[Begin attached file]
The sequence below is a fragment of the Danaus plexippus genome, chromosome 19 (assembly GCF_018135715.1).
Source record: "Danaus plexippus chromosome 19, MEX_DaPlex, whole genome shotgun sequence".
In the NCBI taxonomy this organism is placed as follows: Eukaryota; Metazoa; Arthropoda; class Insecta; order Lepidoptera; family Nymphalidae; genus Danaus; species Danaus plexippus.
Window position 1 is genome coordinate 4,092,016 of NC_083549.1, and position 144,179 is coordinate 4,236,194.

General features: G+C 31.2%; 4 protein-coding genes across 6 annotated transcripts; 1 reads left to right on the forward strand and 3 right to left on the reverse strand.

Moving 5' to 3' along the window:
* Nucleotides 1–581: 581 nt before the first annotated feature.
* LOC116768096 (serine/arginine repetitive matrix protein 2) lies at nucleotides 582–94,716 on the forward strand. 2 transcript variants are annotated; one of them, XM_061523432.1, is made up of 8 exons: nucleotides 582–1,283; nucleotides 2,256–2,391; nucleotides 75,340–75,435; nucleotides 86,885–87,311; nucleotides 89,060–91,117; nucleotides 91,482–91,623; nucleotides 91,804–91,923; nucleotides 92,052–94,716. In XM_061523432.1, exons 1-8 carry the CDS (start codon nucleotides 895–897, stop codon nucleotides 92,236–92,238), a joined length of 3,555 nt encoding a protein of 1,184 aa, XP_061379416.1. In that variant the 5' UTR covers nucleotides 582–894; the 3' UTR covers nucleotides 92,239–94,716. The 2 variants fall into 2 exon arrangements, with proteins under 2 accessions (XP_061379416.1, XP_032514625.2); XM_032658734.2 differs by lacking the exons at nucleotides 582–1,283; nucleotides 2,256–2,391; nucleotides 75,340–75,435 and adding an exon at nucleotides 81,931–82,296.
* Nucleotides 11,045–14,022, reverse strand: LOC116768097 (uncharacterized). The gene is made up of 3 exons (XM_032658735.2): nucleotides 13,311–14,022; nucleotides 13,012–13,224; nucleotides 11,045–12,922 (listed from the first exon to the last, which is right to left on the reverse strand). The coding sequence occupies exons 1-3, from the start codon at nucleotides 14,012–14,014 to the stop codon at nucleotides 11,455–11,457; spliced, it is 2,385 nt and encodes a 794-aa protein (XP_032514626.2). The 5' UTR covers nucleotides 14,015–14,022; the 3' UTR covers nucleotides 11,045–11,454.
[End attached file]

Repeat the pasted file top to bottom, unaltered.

The sequence below is a fragment of the Danaus plexippus genome, chromosome 19 (assembly GCF_018135715.1).
Source record: "Danaus plexippus chromosome 19, MEX_DaPlex, whole genome shotgun sequence".
In the NCBI taxonomy this organism is placed as follows: Eukaryota; Metazoa; Arthropoda; class Insecta; order Lepidoptera; family Nymphalidae; genus Danaus; species Danaus plexippus.
Window position 1 is genome coordinate 4,092,016 of NC_083549.1, and position 144,179 is coordinate 4,236,194.

General features: G+C 31.2%; 4 protein-coding genes across 6 annotated transcripts; 1 reads left to right on the forward strand and 3 right to left on the reverse strand.

Moving 5' to 3' along the window:
* Nucleotides 1–581: 581 nt before the first annotated feature.
* LOC116768096 (serine/arginine repetitive matrix protein 2) lies at nucleotides 582–94,716 on the forward strand. 2 transcript variants are annotated; one of them, XM_061523432.1, is made up of 8 exons: nucleotides 582–1,283; nucleotides 2,256–2,391; nucleotides 75,340–75,435; nucleotides 86,885–87,311; nucleotides 89,060–91,117; nucleotides 91,482–91,623; nucleotides 91,804–91,923; nucleotides 92,052–94,716. In XM_061523432.1, exons 1-8 carry the CDS (start codon nucleotides 895–897, stop codon nucleotides 92,236–92,238), a joined length of 3,555 nt encoding a protein of 1,184 aa, XP_061379416.1. In that variant the 5' UTR covers nucleotides 582–894; the 3' UTR covers nucleotides 92,239–94,716. The 2 variants fall into 2 exon arrangements, with proteins under 2 accessions (XP_061379416.1, XP_032514625.2); XM_032658734.2 differs by lacking the exons at nucleotides 582–1,283; nucleotides 2,256–2,391; nucleotides 75,340–75,435 and adding an exon at nucleotides 81,931–82,296.
* Nucleotides 11,045–14,022, reverse strand: LOC116768097 (uncharacterized). The gene is made up of 3 exons (XM_032658735.2): nucleotides 13,311–14,022; nucleotides 13,012–13,224; nucleotides 11,045–12,922 (listed from the first exon to the last, which is right to left on the reverse strand). The coding sequence occupies exons 1-3, from the start codon at nucleotides 14,012–14,014 to the stop codon at nucleotides 11,455–11,457; spliced, it is 2,385 nt and encodes a 794-aa protein (XP_032514626.2). The 5' UTR covers nucleotides 14,015–14,022; the 3' UTR covers nucleotides 11,045–11,454.